Emphasizing The Importance Of Coffee

HIGH Finding an adrenaline shot right as a teammate is about to die.

LOW Some occasionally unreliable pathfinding.

WTF How the hell do I use anomaly traps?


 

Distrust’s title is misleading. The game openly claims to be inspired by John Carpenter’s The Thing. On the surface, that’s true – it’s about surviving both natural and otherworldly threats in an Antarctic research base. The aliens in question don’t disguise themselves as humans, though, so the film’s major undercurrent of paranoia is absent. “Trust” has nothing to do with any of this.

I say this only to temper expectations. Don’t play Distrust anticipating a playable version of Carpenter’s cult classic. Play it, instead, for being an intelligent strategy-survival game that’s atmospheric and tense as hell entirely on its own merits.

After two explorers become stranded at the aforementioned research base following a helicopter crash, players must guide them through six consecutive fenced-in zones. With permadeath and procedurally-generated environments, Distrust is a roguelike, though it’s the good kind where there’s a valuable lesson in every failure. We enter each new run with a better understanding of how to survive than we previously did, and the ticking timers attached to every aspect keep the game nerve-wracking even as we’re treading through familiar territory.

The objective at all times is to move from one zone to the next, which always involves some sort of puzzle. Sometimes there’s a complicated locking mechanism. Sometimes solutions are a bit more roundabout, like having to charge a snowplow’s battery in order to clear a path. The game’s real struggle, however, is having to keep one’s team alive and healthy while they’re searching for ways forward.

Each person has three important stats: warmth, stamina, and satiety. While hunger and freezing temperatures will gradually sap a character’s health in expected ways, it’s sleep deprivation that provides Distrust with some of its most memorable twists, since an exhausted character will develop “madnesses.”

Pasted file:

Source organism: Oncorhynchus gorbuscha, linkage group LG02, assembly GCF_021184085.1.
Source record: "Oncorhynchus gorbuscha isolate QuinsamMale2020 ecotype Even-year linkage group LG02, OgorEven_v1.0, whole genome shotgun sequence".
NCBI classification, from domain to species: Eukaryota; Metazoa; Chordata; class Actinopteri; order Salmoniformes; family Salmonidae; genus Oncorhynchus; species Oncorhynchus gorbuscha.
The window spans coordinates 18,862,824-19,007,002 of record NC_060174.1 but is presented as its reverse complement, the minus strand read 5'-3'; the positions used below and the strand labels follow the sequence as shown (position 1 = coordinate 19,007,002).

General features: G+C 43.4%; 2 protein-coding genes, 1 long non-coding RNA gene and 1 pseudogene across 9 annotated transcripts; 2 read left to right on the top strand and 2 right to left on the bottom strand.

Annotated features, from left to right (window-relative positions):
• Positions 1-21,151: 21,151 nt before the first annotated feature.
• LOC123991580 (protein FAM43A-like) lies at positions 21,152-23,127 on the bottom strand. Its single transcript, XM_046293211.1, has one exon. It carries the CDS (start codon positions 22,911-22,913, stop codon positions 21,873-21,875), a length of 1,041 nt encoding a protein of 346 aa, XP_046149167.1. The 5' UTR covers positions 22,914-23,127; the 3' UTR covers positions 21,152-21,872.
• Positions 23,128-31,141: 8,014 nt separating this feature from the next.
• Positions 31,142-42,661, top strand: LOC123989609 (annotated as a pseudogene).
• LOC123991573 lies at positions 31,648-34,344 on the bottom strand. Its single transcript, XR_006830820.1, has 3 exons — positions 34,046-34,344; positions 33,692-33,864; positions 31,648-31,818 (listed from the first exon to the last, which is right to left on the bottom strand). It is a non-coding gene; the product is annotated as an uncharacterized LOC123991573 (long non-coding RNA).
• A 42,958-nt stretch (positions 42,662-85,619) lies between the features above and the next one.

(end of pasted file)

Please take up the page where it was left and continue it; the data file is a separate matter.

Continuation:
There are nearly two dozen of these sanity effects, and while a handful of them are silly (like “Shakespearean expert”) most of them hamper a person’s functionality and reliability. In one of my failed runs, for example, I was unable to ward off an alien attack because my character had been randomly trashing items in her inventory, including the ammunition I’d been saving for just such an occasion.

The only way to prevent such occurrences is to keep characters energized, and that’s where Distrust gets clever because the aliens only materialize when people are sleeping. So, every nap, however necessary, carries a risk of another sort. Unsurprisingly, coffee is one of Distrust’s most precious commodities.

Beyond that, survival involves a complicated but predictable set of rules. Gasoline powers the generators that keep the lights on, which holds most of the monsters at bay and allows characters to navigate indoor areas more expediently. Staying warm means keeping fires fueled, but the building in question also needs to be insulated, meaning no open or broken windows. Characters share a single inventory but can’t all use the same tool at the same time.

As a playthrough becomes progressively more difficult and obstacles pile up, players can make choices that speed progress but also put them at greater risk. For example, any locked door can be opened using a universal key ring, but finding the right key takes forever. Breaking the door open with a crowbar takes far less time, but then the door is broken and the player needs to repair it if they want to stay in the building and keep warm. Since repairing something requires planks, doing so rids the player of firewood that they might need down the road.